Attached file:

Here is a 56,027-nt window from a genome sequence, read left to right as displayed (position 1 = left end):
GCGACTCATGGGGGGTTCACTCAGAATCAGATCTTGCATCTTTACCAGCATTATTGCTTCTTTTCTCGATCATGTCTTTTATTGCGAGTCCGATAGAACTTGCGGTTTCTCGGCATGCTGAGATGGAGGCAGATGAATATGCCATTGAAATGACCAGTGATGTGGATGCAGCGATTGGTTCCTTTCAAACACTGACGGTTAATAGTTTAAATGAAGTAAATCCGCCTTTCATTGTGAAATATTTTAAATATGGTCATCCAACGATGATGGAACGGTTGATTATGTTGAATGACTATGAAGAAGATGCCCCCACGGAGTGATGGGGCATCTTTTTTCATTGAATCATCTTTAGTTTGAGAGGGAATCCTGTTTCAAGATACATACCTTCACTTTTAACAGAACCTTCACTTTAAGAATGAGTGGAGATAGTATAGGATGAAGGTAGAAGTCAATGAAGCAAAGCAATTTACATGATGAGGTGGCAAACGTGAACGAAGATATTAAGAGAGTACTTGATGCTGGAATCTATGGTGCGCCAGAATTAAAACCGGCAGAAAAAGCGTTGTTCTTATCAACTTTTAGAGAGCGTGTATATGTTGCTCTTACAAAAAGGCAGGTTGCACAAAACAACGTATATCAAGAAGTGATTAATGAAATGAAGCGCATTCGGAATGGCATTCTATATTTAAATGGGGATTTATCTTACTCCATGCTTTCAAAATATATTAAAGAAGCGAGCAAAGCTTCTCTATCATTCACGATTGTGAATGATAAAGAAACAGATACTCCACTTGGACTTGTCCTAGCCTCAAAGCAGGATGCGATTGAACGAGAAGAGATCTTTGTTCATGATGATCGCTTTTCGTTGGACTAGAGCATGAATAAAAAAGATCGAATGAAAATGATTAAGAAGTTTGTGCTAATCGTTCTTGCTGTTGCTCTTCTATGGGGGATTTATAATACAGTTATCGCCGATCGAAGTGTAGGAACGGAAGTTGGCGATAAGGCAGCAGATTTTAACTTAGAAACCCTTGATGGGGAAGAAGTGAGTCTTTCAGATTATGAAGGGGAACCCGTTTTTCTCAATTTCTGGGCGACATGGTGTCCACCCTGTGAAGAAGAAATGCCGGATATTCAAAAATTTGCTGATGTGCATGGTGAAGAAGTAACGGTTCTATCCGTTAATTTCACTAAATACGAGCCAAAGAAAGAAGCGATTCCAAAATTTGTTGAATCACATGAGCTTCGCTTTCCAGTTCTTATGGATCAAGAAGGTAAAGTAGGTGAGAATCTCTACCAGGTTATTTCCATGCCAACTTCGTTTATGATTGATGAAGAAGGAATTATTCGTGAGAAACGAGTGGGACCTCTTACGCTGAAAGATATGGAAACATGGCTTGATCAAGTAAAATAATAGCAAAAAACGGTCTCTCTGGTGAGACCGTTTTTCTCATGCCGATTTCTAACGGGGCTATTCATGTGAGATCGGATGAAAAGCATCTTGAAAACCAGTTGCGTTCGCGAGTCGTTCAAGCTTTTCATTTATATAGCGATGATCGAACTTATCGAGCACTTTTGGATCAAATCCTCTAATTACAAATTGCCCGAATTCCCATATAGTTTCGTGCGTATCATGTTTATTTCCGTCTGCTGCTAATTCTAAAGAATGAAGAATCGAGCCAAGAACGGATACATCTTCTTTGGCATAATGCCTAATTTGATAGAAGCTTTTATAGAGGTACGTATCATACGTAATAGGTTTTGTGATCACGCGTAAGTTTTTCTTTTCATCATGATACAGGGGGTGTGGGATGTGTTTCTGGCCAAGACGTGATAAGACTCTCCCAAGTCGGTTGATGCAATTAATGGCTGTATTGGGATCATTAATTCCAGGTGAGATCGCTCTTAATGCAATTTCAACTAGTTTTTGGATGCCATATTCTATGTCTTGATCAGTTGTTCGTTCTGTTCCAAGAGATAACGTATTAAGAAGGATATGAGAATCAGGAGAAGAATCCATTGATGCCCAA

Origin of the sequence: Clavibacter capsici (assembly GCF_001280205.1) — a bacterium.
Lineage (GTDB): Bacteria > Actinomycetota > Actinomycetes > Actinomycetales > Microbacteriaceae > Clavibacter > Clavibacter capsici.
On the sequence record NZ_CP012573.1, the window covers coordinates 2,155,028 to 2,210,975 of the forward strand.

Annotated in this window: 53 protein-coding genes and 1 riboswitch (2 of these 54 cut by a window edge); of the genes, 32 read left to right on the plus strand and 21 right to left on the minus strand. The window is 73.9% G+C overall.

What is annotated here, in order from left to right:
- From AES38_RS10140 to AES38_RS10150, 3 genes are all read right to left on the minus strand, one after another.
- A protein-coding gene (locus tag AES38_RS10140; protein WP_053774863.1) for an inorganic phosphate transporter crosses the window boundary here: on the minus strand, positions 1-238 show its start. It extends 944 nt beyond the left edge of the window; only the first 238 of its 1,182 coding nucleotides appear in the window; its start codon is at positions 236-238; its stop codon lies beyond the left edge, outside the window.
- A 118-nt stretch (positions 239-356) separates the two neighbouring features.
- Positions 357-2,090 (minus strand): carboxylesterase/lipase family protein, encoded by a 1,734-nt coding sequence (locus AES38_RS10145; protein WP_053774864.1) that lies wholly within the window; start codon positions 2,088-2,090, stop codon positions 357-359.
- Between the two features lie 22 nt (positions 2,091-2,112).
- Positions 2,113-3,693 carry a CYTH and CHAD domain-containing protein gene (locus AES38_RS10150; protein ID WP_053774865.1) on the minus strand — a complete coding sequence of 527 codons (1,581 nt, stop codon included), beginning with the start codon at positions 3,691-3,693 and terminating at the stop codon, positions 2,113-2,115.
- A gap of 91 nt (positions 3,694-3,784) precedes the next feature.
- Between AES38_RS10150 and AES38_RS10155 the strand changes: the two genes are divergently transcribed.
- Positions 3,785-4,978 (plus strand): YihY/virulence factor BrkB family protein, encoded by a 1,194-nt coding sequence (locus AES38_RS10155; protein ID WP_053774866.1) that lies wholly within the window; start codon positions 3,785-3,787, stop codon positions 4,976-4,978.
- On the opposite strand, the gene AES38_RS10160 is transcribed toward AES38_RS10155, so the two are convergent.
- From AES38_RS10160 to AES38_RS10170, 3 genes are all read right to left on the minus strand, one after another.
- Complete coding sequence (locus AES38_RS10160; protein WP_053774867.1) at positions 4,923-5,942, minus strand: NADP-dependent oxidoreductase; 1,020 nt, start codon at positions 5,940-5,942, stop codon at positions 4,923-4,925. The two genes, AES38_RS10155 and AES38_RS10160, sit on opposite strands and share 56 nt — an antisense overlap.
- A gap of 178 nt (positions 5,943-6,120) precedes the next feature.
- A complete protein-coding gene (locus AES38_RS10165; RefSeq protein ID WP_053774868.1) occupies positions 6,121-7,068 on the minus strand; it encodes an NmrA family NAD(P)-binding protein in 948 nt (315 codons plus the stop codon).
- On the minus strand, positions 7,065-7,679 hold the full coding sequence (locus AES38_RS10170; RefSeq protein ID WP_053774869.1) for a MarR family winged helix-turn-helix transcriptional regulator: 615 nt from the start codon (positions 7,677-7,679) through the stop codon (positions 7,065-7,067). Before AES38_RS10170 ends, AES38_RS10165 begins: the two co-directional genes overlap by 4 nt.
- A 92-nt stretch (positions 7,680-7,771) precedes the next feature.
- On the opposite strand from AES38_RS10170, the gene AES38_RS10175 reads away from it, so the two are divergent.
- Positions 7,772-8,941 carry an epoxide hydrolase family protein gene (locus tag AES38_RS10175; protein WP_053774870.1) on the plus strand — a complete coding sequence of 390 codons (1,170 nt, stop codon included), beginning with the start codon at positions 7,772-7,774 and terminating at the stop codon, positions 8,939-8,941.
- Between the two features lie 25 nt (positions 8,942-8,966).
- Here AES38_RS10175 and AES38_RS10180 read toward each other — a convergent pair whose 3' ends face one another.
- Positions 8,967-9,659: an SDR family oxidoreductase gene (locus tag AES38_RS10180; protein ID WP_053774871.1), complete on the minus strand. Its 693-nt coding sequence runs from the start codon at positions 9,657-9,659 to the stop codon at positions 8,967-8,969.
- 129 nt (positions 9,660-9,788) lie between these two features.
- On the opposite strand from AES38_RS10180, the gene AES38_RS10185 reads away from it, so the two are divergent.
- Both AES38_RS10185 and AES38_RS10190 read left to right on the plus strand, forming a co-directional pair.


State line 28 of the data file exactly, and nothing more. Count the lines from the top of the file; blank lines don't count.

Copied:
- Positions 8,967-9,659: an SDR family oxidoreductase gene (locus tag AES38_RS10180; protein ID WP_053774871.1), complete on the minus strand. Its 693-nt coding sequence runs from the start codon at positions 9,657-9,659 to the stop codon at positions 8,967-8,969.